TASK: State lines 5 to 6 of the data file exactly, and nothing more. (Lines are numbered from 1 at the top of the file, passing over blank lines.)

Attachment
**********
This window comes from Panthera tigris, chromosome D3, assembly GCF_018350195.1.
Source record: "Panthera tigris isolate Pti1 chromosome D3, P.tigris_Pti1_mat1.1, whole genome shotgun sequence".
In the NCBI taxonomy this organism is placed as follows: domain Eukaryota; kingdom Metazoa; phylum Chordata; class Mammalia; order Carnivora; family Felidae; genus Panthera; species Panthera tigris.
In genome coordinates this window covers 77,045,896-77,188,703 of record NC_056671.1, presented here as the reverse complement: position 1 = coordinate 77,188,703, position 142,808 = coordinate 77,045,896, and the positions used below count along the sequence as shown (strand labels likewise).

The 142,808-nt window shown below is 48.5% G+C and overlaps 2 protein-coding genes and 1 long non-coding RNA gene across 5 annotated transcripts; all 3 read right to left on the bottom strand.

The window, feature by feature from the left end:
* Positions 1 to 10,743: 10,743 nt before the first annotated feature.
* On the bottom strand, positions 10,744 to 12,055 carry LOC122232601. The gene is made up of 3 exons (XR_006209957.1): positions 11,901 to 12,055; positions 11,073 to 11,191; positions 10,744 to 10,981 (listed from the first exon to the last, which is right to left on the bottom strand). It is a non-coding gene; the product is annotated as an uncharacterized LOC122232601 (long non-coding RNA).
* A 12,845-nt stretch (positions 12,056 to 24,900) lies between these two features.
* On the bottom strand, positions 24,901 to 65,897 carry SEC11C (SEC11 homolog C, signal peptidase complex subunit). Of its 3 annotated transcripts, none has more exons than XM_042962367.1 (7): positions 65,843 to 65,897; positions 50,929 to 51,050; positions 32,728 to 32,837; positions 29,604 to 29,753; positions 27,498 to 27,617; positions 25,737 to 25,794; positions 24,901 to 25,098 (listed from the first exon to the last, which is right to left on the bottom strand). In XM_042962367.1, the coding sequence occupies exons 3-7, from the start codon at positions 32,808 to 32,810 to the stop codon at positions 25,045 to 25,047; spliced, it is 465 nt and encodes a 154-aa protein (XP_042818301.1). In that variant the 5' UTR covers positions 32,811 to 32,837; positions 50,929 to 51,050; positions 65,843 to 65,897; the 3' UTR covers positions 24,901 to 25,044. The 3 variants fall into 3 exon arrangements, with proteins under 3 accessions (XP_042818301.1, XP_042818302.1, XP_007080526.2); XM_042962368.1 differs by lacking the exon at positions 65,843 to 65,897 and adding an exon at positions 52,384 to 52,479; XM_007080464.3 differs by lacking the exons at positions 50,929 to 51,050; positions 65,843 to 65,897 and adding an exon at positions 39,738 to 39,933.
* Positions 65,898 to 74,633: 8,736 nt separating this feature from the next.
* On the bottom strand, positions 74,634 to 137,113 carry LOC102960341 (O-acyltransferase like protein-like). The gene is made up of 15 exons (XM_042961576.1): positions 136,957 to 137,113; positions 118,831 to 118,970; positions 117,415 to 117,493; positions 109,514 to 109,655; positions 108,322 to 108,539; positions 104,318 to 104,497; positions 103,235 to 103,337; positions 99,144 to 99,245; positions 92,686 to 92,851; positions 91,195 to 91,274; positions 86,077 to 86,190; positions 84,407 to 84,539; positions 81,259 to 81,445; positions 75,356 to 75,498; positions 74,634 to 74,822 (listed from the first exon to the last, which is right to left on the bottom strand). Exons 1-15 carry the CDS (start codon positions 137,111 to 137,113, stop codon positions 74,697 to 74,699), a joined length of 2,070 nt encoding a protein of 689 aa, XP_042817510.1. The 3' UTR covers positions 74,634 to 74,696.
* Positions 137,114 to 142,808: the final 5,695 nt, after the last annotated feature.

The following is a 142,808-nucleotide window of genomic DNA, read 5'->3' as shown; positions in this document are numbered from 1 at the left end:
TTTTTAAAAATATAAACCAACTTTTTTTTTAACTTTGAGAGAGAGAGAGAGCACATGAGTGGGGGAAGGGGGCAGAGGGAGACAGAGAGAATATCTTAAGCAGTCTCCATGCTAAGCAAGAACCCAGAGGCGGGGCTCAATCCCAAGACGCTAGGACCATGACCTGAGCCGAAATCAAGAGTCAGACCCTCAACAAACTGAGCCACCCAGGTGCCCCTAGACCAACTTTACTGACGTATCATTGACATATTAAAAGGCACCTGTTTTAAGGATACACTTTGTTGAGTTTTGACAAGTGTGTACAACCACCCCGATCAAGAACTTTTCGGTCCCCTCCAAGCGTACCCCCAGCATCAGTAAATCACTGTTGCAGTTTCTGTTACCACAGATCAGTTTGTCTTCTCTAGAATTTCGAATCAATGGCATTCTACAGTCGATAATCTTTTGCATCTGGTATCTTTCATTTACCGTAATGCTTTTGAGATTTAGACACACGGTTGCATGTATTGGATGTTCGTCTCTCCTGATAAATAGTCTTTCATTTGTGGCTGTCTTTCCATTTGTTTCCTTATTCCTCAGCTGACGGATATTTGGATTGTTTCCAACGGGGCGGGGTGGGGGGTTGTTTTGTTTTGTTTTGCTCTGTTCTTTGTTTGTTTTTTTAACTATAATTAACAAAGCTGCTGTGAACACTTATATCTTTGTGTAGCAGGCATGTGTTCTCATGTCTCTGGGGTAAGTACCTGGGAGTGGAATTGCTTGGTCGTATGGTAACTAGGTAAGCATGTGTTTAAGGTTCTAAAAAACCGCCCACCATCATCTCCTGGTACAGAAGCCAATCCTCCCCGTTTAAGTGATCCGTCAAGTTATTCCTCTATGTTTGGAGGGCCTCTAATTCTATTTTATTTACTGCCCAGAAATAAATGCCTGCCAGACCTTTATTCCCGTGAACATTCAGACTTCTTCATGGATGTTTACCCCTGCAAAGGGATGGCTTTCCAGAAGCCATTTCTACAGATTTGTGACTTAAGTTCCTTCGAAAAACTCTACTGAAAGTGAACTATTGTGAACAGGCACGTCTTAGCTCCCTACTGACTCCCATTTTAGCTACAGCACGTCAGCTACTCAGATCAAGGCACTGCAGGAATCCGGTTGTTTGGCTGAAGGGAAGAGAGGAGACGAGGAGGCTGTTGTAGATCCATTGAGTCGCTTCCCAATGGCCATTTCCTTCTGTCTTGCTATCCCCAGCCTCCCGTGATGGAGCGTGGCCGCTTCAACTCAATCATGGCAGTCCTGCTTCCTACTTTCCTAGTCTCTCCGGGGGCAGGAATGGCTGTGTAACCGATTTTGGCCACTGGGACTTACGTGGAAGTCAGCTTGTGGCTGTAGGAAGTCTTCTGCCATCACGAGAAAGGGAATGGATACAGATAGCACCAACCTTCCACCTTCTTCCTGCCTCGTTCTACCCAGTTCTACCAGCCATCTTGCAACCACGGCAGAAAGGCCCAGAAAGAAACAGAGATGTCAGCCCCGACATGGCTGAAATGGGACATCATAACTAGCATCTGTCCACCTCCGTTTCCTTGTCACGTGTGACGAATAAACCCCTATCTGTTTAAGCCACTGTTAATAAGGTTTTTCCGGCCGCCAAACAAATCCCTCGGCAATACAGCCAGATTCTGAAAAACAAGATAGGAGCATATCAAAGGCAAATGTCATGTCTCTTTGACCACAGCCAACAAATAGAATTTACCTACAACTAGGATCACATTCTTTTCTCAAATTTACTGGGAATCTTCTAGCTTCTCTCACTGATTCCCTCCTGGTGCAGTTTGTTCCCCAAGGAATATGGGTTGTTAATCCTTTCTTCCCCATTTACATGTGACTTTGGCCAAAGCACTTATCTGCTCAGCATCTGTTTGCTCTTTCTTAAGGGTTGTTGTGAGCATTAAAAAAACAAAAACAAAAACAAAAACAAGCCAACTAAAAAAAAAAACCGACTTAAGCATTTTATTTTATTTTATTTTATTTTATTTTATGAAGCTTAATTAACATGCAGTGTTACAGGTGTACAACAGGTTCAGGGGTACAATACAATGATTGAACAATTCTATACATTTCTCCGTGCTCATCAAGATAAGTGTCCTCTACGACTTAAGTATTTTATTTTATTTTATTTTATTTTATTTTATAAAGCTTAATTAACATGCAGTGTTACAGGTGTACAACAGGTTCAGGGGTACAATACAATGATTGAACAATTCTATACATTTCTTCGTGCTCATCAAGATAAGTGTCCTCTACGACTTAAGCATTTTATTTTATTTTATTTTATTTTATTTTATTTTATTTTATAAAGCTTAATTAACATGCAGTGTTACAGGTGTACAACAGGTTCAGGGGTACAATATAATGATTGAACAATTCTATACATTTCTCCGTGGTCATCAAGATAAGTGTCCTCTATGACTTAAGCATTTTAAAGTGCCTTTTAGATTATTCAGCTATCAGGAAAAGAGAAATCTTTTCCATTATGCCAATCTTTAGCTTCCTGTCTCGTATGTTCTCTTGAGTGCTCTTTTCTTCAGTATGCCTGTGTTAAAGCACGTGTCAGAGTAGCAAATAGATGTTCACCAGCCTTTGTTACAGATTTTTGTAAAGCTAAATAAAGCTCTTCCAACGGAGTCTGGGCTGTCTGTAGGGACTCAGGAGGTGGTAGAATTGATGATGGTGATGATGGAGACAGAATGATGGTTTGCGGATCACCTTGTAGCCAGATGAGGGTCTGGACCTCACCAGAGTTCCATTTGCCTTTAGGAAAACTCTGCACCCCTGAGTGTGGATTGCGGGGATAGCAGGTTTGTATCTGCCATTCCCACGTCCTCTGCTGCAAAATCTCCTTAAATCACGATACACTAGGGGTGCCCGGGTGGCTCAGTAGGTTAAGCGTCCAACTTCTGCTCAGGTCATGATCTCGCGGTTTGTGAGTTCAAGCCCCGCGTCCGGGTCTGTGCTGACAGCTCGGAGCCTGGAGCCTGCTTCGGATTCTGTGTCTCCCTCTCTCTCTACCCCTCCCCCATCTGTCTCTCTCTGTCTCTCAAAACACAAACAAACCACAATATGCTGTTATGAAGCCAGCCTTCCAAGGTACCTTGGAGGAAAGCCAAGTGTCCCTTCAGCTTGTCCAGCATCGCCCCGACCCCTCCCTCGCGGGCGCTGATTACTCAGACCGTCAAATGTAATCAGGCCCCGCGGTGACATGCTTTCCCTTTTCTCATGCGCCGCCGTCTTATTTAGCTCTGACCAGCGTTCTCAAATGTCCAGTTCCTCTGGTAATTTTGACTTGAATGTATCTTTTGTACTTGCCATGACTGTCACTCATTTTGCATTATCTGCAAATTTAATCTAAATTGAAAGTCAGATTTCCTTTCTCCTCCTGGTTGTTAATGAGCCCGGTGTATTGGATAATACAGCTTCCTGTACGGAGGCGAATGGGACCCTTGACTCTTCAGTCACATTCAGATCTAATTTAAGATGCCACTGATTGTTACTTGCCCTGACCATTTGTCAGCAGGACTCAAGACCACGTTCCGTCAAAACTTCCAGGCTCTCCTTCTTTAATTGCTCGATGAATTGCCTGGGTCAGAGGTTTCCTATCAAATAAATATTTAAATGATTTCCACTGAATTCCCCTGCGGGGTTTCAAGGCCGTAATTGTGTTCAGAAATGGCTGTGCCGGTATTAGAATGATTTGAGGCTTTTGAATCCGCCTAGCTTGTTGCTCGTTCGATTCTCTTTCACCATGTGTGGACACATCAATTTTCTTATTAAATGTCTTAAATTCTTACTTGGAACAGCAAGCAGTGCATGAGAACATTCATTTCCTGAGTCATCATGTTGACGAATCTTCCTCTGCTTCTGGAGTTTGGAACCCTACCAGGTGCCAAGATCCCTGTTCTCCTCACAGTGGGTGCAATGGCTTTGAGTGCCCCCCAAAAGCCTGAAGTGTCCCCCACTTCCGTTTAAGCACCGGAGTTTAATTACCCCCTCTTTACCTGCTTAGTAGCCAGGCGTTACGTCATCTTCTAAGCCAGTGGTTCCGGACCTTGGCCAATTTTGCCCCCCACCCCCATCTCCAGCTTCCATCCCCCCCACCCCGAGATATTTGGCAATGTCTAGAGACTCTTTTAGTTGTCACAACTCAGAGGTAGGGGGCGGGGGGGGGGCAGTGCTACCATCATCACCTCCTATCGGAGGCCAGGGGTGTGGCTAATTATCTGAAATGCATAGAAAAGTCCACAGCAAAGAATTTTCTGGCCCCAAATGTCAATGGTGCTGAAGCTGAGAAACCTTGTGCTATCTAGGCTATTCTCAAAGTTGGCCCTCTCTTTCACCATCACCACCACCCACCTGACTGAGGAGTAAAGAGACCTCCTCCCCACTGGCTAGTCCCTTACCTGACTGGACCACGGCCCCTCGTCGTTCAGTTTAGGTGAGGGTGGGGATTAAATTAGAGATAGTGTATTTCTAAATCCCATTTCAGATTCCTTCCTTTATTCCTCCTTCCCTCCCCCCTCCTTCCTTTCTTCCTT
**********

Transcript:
The 142,808-nt window shown below is 48.5% G+C and overlaps 2 protein-coding genes and 1 long non-coding RNA gene across 5 annotated transcripts; all 3 read right to left on the bottom strand.

The window, feature by feature from the left end: